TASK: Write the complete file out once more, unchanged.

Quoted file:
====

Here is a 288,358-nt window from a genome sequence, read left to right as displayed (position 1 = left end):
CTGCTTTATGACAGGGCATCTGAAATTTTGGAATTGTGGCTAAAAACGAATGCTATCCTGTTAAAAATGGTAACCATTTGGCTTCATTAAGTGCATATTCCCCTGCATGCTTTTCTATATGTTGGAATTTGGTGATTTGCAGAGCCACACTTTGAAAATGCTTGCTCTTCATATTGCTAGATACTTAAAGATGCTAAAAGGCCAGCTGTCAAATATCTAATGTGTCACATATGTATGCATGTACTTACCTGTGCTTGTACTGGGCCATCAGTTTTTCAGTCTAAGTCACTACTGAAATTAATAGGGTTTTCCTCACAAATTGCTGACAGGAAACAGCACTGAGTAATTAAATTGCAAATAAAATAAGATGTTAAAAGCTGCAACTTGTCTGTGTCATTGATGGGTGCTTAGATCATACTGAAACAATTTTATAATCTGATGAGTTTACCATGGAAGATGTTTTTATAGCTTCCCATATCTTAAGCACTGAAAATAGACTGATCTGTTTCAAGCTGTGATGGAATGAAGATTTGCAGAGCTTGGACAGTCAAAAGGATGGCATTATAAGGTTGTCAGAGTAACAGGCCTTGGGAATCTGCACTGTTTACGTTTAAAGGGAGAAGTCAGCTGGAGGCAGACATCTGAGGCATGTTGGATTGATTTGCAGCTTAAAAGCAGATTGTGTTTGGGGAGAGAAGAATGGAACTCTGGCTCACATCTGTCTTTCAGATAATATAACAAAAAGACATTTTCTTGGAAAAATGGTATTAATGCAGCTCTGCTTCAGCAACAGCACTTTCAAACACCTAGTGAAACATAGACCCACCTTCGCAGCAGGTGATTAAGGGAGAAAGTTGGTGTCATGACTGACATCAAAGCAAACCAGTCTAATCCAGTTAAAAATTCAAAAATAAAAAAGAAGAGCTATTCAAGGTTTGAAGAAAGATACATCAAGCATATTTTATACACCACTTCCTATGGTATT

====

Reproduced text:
Here is a 288,358-nt window from a genome sequence, read left to right as displayed (position 1 = left end):
CTGCTTTATGACAGGGCATCTGAAATTTTGGAATTGTGGCTAAAAACGAATGCTATCCTGTTAAAAATGGTAACCATTTGGCTTCATTAAGTGCATATTCCCCTGCATGCTTTTCTATATGTTGGAATTTGGTGATTTGCAGAGCCACACTTTGAAAATGCTTGCTCTTCATATTGCTAGATACTTAAAGATGCTAAAAGGCCAGCTGTCAAATATCTAATGTGTCACATATGTATGCATGTACTTACCTGTGCTTGTACTGGGCCATCAGTTTTTCAGTCTAAGTCACTACTGAAATTAATAGGGTTTTCCTCACAAATTGCTGACAGGAAACAGCACTGAGTAATTAAATTGCAAATAAAATAAGATGTTAAAAGCTGCAACTTGTCTGTGTCATTGATGGGTGCTTAGATCATACTGAAACAATTTTATAATCTGATGAGTTTACCATGGAAGATGTTTTTATAGCTTCCCATATCTTAAGCACTGAAAATAGACTGATCTGTTTCAAGCTGTGATGGAATGAAGATTTGCAGAGCTTGGACAGTCAAAAGGATGGCATTATAAGGTTGTCAGAGTAACAGGCCTTGGGAATCTGCACTGTTTACGTTTAAAGGGAGAAGTCAGCTGGAGGCAGACATCTGAGGCATGTTGGATTGATTTGCAGCTTAAAAGCAGATTGTGTTTGGGGAGAGAAGAATGGAACTCTGGCTCACATCTGTCTTTCAGATAATATAACAAAAAGACATTTTCTTGGAAAAATGGTATTAATGCAGCTCTGCTTCAGCAACAGCACTTTCAAACACCTAGTGAAACATAGACCCACCTTCGCAGCAGGTGATTAAGGGAGAAAGTTGGTGTCATGACTGACATCAAAGCAAACCAGTCTAATCCAGTTAAAAATTCAAAAATAAAAAAGAAGAGCTATTCAAGGTTTGAAGAAAGATACATCAAGCATATTTTATACACCACTTCCTATGGTATT